My beginnings with design really began by way of what I perceived to be survival. I was a haphazard computer science major who still needed to declare and was embarrassed by my inability to excel in a burgeoning field. To that extent, I was neither very talented nor was I particularly passionate about software engineering; but being in an environment of high-achieving students perpetuated a growing sense of desperation and need to project an image of successful, marketable competence. As a result, I found myself enrolled in CS 160: User Interface Design and Development.
In this course, I explored the intersection of technology and human factors — and I absolutely loved it. While I had no prior background in design, I threw myself into the challenges that would ultimately occupy my final year of college. I worked passionately and frantically, as I strived to learn as much as I could and to prepare for life after graduation. Fortunately, the fruits of my labor manifested into a product design internship (which would later lead to a full-time role) at Evernote.
From day one, I endured intense insecurities of never feeling like I was meeting the expectations of those I was designing for, as well as those of the industry. Even when I became a full-time designer, these insecurities didn’t subside. Instead, they reified into a heightened sense of urgency and anxiety. I was certain that I must to do well at all costs, and that I couldn’t. Still, I continued to pour myself into the craft I’d fallen in love with. And with the support of those around me, I grew.
With that, I write both to reflect on my personal experiences, as well as to describe four lessons I’ve learned in my first year out of college as a designer. These lessons have helped me grow and feel more confident; perhaps they may help you as well.
1. Seek out opportunities
When I first started interning at Evernote, I made an effort to ask for as much work as possible. This was my way of finding opportunities to grow. Of course, this didn’t mean that more projects rushed into my lap; I still needed to demonstrate that I could take on more (both in terms of quantity and difficulty). However, as I refined my skills incrementally over time, my requests were answered. For example, I had the privilege of working on our global in-app messaging system. This was a large-scale project because we were navigating through high technical intricacies, as well as building a foundational system around a product that historically did not support consistent, effective messaging experiences.
Taking the initiative to ask for such opportunities led to a higher rate and quality of growth. I was working on substantial challenges that would allow me to gather more nuanced, detailed perspectives when designing, as well as feel more equipped to solve problems that came my way.
2. Ask for feedback
The design community is blessed with a plethora of online resources that help inform our processes and influence our decision making. However, there’s no substitute for direct feedback. Whether it’s from design partners, product managers, or engineers, those you work closest with have clarity and specificity around how you work and what you produce.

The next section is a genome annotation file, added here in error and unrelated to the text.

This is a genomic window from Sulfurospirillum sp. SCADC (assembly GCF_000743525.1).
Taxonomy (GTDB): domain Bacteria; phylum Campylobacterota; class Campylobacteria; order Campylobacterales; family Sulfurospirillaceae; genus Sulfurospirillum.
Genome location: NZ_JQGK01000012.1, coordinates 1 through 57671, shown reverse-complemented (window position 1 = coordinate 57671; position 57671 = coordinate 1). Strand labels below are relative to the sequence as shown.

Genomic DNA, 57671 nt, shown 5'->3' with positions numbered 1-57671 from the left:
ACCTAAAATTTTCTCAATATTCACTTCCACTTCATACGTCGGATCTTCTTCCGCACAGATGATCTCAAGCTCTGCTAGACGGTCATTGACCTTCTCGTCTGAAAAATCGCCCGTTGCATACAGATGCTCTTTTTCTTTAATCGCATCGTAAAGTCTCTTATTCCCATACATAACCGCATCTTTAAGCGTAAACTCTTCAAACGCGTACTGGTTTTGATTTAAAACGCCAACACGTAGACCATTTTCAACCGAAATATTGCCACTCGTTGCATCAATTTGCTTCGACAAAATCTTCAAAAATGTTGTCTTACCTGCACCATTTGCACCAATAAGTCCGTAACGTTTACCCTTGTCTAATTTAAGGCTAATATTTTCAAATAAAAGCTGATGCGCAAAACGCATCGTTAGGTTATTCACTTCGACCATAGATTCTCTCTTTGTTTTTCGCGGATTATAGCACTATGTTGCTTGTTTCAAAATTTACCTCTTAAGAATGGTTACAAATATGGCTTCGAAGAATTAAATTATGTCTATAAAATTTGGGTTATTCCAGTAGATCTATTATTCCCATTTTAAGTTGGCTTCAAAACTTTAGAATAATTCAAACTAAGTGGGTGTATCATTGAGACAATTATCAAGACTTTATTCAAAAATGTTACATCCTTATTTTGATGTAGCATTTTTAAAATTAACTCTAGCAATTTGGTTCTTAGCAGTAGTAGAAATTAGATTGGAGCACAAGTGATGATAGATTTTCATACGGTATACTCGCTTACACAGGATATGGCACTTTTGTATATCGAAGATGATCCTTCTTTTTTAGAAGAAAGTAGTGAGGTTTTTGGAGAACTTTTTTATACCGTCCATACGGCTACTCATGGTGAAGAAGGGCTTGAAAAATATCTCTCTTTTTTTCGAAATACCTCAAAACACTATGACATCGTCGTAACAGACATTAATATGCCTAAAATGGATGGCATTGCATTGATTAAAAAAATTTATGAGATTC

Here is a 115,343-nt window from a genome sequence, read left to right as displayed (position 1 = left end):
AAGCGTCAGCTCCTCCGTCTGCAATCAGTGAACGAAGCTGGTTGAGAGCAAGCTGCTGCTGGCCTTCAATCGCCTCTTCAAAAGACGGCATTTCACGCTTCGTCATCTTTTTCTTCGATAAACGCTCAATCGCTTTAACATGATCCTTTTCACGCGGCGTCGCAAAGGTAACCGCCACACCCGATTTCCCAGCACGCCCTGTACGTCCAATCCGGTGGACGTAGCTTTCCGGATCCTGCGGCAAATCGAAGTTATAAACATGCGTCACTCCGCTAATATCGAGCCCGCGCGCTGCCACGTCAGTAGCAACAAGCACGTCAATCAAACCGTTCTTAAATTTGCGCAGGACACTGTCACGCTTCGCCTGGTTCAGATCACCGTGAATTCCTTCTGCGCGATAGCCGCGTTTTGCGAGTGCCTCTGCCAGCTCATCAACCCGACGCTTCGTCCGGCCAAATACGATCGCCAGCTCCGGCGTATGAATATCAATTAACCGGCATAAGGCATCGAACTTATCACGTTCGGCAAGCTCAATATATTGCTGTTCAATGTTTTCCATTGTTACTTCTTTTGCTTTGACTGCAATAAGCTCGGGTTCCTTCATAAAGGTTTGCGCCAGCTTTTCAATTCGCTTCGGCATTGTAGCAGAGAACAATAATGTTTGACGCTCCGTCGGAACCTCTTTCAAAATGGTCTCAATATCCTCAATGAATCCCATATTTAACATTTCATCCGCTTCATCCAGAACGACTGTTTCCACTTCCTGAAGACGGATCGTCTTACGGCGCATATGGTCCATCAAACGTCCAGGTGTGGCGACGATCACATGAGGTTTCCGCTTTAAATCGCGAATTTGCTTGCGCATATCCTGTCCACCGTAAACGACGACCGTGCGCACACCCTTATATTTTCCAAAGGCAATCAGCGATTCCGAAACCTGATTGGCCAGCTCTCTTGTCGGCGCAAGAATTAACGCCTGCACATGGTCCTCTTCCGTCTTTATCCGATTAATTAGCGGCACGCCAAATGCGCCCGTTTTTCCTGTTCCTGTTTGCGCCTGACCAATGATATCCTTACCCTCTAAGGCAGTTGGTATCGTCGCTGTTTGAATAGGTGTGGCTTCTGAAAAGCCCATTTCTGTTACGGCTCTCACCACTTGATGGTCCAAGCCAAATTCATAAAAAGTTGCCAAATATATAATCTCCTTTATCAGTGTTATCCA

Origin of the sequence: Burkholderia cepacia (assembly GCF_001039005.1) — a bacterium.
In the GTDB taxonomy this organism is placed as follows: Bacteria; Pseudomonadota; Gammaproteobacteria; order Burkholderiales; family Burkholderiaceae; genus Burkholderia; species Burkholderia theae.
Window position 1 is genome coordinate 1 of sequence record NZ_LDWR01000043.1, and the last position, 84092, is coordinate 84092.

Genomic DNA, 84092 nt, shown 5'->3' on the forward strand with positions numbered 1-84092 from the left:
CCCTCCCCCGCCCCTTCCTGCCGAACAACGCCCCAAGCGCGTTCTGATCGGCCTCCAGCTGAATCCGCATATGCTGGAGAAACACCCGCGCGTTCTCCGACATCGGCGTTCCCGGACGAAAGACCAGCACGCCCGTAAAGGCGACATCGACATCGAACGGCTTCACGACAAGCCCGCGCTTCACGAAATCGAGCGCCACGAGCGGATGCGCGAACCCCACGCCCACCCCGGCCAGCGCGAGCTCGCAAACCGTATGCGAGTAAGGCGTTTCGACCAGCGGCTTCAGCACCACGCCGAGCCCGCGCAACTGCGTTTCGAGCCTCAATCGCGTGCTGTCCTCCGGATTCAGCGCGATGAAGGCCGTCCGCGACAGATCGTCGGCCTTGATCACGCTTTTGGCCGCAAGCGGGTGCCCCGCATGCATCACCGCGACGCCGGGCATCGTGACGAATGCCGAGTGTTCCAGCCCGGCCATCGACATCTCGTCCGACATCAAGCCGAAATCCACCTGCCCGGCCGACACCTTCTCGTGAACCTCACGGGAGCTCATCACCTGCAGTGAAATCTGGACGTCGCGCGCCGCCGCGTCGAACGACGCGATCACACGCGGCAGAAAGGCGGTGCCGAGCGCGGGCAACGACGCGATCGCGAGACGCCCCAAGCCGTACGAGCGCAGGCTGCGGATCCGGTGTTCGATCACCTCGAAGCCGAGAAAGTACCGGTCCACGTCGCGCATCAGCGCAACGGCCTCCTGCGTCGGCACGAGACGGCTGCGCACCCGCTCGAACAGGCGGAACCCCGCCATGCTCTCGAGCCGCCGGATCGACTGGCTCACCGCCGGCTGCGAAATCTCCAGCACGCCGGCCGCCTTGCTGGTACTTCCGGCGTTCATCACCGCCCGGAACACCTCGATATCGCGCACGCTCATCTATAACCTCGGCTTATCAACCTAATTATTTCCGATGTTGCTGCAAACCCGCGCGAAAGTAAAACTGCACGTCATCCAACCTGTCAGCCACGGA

As an example, I actively sought out feedback from the engineer I collaborated with for Evernote’s global in-app messaging system. I asked whether my design process aligned well with his implementation process and how I could improve the quality of my work. In doing so, I learned how to communicate decisions made from iteration to iteration in order to facilitate implementation. Additionally, I developed a stronger understanding of how my designs needed to manifest in our actual code base.
Naturally, feedback can be daunting, as it forces us to acknowledge that we have areas to improve. However, identifying those areas is the foundation to growth. Additionally, feedback isn’t solely about what you can do better. We are often able to identify areas in which we already excel.
3. Be vulnerable
Writing this post was not particularly easy for a couple reasons. Firstly, it was difficult to distill such an extensive part of my life into four primary lessons. Secondly, this post required me to reflect upon the emotional turbulence I felt throughout my pursuit of design — let’s just say there was a lot of crying, and maybe one or two panic attacks.
Still, I find relief in conveying my story to others. In our acknowledgment of the obstacles we endure, we are better prepared to overcome them. That is, by allowing ourselves to open up, we are able to communicate honestly with others regarding where we are and where we still need to grow. This allows us to develop stronger relationships and engage in richer dialogues. We learn more from others when we are no longer afraid to admit that we are vulnerable.
4. Be kind to yourself
If you’re anything like me, you view your struggles as shortcomings or the result of incompetence. You scrutinize the mistakes you make, and you obsess over trying to be perfect. I want to fully acknowledge that those feelings are valid. In fact, we wouldn’t be designers if we weren’t intensely critical of ourselves and our work. However, we must always remember we are own worst critics. Be kind to yourself. Allow yourself to make mistakes and learn, and remember that design is an ongoing journey.
And if you still find yourself asking, “Am I a designer yet?” — as I’ve often asked myself — know that you always were.
A special thank you to everyone who provided me with the opportunity to learn and grow as a designer, including Jesse Day, Nate Fortin, Kara Hodecker, Sasha Oshchepkova, Sarah Jang, Quang Do, and Evernote’s product design, growth, and business teams.